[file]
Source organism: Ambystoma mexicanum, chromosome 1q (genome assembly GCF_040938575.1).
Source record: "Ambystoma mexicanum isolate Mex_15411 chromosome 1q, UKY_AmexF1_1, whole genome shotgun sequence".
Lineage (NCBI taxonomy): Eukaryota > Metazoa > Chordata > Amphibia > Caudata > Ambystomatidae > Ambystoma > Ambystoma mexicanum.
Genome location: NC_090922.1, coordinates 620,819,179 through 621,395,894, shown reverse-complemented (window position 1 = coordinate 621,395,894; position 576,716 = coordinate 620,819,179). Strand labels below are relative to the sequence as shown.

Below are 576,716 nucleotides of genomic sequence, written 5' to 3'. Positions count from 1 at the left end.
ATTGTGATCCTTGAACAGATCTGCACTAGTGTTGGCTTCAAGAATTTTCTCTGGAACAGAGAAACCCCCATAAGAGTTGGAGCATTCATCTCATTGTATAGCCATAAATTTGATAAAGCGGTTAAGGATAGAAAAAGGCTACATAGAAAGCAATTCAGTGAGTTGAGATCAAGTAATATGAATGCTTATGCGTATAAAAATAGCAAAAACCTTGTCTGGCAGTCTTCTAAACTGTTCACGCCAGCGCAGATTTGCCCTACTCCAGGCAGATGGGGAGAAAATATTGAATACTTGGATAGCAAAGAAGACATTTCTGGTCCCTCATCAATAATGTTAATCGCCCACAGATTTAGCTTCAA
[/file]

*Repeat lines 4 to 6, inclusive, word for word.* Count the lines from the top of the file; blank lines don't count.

Genome location: NC_090922.1, coordinates 620,819,179 through 621,395,894, shown reverse-complemented (window position 1 = coordinate 621,395,894; position 576,716 = coordinate 620,819,179). Strand labels below are relative to the sequence as shown.

Below are 576,716 nucleotides of genomic sequence, written 5' to 3'. Positions count from 1 at the left end.
ATTGTGATCCTTGAACAGATCTGCACTAGTGTTGGCTTCAAGAATTTTCTCTGGAACAGAGAAACCCCCATAAGAGTTGGAGCATTCATCTCATTGTATAGCCATAAATTTGATAAAGCGGTTAAGGATAGAAAAAGGCTACATAGAAAGCAATTCAGTGAGTTGAGATCAAGTAATATGAATGCTTATGCGTATAAAAATAGCAAAAACCTTGTCTGGCAGTCTTCTAAACTGTTCACGCCAGCGCAGATTTGCCCTACTCCAGGCAGATGGGGAGAAAATATTGAATACTTGGATAGCAAAGAAGACATTTCTGGTCCCTCATCAATAATGTTAATCGCCCACAGATTTAGCTTCAA